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[300] natural relation of the aborigines of America to those
Chap. XXII.}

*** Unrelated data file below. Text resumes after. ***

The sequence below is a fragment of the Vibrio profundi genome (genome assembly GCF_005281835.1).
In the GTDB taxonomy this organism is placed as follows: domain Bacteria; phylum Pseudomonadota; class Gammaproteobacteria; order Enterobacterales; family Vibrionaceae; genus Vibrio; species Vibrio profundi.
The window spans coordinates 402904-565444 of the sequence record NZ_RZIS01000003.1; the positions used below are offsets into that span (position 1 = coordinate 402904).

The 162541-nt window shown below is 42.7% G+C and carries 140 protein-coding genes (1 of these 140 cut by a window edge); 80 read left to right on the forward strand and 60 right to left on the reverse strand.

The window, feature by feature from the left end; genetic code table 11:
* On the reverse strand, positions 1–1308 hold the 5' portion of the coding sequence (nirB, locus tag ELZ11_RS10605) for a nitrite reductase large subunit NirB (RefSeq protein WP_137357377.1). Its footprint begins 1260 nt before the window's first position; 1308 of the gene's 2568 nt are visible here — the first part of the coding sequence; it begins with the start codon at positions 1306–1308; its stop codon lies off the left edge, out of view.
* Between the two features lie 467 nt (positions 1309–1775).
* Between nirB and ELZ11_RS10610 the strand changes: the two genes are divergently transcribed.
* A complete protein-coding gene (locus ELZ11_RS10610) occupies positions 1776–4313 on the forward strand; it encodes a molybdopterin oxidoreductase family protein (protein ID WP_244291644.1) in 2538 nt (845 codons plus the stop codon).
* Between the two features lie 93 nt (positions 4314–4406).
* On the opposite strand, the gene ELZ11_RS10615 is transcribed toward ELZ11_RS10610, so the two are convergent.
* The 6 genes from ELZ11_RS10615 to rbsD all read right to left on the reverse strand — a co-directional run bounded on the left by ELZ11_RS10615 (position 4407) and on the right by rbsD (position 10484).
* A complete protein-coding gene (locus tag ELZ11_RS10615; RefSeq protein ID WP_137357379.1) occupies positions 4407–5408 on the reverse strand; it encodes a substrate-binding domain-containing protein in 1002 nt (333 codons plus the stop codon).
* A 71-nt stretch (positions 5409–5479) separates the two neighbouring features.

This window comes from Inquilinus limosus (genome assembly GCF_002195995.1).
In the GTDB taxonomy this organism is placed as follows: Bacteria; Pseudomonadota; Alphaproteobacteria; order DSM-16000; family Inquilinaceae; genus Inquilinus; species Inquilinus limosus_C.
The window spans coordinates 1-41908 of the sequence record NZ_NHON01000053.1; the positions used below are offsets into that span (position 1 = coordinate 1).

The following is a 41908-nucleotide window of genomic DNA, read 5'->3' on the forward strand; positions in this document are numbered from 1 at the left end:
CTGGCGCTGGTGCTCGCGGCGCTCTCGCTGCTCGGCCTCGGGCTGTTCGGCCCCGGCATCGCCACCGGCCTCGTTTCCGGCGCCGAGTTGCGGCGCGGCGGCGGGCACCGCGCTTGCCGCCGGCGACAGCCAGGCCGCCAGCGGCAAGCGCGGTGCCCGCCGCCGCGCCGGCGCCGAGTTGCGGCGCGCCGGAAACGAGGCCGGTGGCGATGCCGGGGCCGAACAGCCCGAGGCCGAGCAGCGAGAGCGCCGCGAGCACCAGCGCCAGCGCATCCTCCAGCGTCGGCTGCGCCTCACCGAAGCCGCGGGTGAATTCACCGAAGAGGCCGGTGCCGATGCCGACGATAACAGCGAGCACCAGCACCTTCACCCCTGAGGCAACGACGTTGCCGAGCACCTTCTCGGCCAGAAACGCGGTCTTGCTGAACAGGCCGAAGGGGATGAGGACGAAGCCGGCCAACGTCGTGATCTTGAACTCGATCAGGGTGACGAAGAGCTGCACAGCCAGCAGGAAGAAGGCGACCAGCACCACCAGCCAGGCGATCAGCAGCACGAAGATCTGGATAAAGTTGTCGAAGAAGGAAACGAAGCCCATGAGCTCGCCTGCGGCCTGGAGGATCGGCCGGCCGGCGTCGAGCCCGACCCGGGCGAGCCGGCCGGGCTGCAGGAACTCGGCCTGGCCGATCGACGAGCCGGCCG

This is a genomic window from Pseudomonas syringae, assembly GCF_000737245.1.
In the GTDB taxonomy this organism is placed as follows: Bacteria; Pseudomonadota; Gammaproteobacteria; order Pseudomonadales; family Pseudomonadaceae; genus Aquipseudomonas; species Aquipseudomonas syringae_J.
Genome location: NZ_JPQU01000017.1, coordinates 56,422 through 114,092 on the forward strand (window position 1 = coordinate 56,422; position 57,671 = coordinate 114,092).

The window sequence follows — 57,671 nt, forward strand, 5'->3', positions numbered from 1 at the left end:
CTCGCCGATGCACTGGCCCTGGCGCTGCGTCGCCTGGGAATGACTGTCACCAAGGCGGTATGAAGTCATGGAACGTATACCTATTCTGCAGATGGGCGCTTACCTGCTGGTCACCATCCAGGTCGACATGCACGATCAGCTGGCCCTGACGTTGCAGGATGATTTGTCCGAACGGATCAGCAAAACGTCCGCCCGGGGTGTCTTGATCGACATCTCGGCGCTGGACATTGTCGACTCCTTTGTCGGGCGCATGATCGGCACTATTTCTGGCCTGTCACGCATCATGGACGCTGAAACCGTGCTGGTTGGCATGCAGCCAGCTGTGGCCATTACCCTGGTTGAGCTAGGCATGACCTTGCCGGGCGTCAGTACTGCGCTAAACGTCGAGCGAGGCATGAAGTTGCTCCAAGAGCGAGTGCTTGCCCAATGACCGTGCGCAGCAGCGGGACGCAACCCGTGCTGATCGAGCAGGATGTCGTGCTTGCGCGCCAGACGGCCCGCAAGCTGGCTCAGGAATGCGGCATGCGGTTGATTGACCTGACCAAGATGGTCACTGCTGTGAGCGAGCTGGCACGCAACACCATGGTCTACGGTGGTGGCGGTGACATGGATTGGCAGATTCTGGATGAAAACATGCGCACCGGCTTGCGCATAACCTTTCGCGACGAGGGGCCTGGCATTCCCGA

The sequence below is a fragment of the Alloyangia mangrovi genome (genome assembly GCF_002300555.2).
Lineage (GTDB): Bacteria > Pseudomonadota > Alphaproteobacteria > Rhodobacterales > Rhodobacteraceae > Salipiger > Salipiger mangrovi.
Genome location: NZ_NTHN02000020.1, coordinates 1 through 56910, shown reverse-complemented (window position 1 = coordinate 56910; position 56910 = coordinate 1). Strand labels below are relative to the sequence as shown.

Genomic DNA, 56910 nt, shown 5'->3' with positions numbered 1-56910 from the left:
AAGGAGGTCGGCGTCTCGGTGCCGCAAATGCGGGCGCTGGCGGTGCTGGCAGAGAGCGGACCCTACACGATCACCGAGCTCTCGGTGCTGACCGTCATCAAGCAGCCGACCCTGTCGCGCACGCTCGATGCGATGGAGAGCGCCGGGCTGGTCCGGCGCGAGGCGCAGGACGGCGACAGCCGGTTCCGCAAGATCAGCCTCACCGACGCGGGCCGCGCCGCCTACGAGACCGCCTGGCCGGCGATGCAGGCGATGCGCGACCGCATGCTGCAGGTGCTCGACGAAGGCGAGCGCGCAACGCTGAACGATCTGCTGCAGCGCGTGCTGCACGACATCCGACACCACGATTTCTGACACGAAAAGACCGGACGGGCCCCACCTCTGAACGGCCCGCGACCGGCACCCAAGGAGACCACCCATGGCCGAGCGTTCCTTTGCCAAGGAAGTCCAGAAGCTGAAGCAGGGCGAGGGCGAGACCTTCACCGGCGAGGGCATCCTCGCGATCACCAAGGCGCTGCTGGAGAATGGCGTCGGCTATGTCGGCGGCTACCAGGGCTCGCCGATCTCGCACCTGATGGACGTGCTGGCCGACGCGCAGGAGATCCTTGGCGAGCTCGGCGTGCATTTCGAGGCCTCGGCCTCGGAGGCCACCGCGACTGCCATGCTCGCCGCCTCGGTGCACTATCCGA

before whom they have fled. ‘We are men,’ said the Illinois to Marquette. After illustrating the weaknesses of the Wyandots, Brebeuf adds, ‘They are men.’ The natives of America were men and women of like endowments with their more cultivated conquerors; they have the same affections, and the same powers; are chilled with an ague, and burn with a fever. We may call them savage, just as we call fruits wild; natural right governs them. They revere unseen powers; they respect the nuptial ties; they are careful of their dead: their religion, their marriages, and their burials, show them possessed of the habits of humanity, and bound by a federative compact to the race. They had the moral faculty which can recognize the distinction between right and wrong; nor did their judgments of relations bend to their habits and passions more decidedly than those of the nations whose laws justified, whose statesmen applauded, whose sovereigns personally shared, the invasion of a continent to steal its sons. If they readily yielded to the impetuosity of selfishness, they never made their own personality the centre of the universe. They were faithless treaty-breakers; but, at least, they did not exalt falsehood into the dignity of a political science, or scoff at the supremacy of justice as the delusive hope of fools; and, if they made every thing yield to self-preservation, they never avowed their interest to be the first law of international policy. They had never risen to the conceptions of a spiritual religion, out as between the French and the natives, the latter —such is the assertion of St. Mary of the Incarnation— had even a greater tendency to devotion. Under the instructions of the Jesuits, they learned to swing censers,

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